Accelerator stuck wide open while car is going fast: what should you do?

This question was posed in a video reconstruction of an incident in the US.
You were offered three choices:
- yank on the handbrake - put the car in neutral - turn off the ignition
The "correct" answer was to put the car in neutral. Turning off the engine would lock the steering. Pulling on the handbrake would lock the rear wheels.
I'm not sure I agree with their answer.
I had this very thing happen to me - when I was learning to drive. I was going up a steep hill so I was in a low gear with the engine going quickly. When I got to the top and changed from second to third, the engine raced but I put it down to bad clutch/accelerator coordination. When it happened again as I changed to fourth, I realised it wasn't - especially as the car shot forward like a scalded cat.
I realised what had happened very quickly and also knew what would happen if I pressed the clutch or put the car into neutral, which was my first instinct: the engine would race very quickly and if it went well over the redline speed, it could well throw a piston which would be very bad news if all that fast-moving metal came to rest in an instant.
So somehow I managed very calmly to turn the ignition just far enough to kill the engine by putting it into the accessory position without turning all the way off. Had I been travelling "at 120 mph with the engine redlining" (as it said int he video) it might have been a *little* more difficult to turn it just the right amount. ;-)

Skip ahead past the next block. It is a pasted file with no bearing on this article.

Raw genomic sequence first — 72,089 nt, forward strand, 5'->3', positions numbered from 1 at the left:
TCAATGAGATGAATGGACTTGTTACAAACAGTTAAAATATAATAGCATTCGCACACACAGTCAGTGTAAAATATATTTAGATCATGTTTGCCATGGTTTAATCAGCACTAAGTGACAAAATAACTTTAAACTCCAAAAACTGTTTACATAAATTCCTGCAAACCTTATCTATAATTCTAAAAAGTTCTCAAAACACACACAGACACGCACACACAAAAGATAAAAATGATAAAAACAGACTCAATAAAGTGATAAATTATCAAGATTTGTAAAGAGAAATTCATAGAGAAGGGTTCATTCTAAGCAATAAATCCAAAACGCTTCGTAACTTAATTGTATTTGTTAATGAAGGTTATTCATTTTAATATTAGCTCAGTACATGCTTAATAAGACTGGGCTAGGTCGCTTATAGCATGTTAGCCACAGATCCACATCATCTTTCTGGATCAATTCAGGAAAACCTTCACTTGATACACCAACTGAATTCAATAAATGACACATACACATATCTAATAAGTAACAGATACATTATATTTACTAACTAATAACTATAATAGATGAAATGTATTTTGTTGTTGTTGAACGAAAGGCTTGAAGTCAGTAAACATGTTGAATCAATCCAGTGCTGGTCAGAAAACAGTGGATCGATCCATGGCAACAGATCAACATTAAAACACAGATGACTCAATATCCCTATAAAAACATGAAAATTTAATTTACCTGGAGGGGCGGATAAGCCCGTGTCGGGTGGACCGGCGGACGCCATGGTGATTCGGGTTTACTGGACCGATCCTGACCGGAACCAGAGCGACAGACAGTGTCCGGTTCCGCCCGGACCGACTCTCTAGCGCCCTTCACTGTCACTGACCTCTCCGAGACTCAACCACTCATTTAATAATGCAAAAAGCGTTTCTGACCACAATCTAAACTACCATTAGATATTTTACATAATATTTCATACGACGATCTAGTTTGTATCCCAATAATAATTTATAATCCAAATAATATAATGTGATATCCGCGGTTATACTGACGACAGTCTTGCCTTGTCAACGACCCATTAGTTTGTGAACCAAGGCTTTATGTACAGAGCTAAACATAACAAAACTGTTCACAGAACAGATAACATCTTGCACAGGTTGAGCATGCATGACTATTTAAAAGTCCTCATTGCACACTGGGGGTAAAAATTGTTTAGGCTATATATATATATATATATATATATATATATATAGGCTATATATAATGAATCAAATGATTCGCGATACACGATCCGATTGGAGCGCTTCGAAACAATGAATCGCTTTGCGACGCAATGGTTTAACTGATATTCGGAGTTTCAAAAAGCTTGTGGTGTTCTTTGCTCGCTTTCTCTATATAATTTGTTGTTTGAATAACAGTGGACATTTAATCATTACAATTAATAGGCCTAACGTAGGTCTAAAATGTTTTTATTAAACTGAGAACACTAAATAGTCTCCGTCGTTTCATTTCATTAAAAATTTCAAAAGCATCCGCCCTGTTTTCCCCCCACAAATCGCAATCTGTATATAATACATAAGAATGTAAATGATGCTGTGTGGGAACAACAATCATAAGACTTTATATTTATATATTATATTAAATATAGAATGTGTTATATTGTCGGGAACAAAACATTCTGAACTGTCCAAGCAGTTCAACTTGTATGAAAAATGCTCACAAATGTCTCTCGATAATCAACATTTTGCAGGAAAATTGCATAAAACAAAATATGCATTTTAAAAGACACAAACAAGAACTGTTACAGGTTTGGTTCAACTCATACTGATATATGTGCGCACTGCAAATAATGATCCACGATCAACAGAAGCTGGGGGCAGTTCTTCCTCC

Am I right that the last thing you want to do is let the engine greatly exceed its redline speed and risk it seizing up (I'm assuming that the car is old enough not to have a rev-limiter)? Do any steering locks actually lock the steering while the key is still in, even in the off position? I thought it only locked when the key was removed - for this very reason, so you can safely turn off the engine in the event of an emergency.
Discuss...
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On 22/07/2018 22:11, NY wrote:

No all cars have an Acc posn on the Ign switch.
You could use the handbrake partially, ie not full on.
Over reving the engine is the lesser of the evils compared to a high speed collision.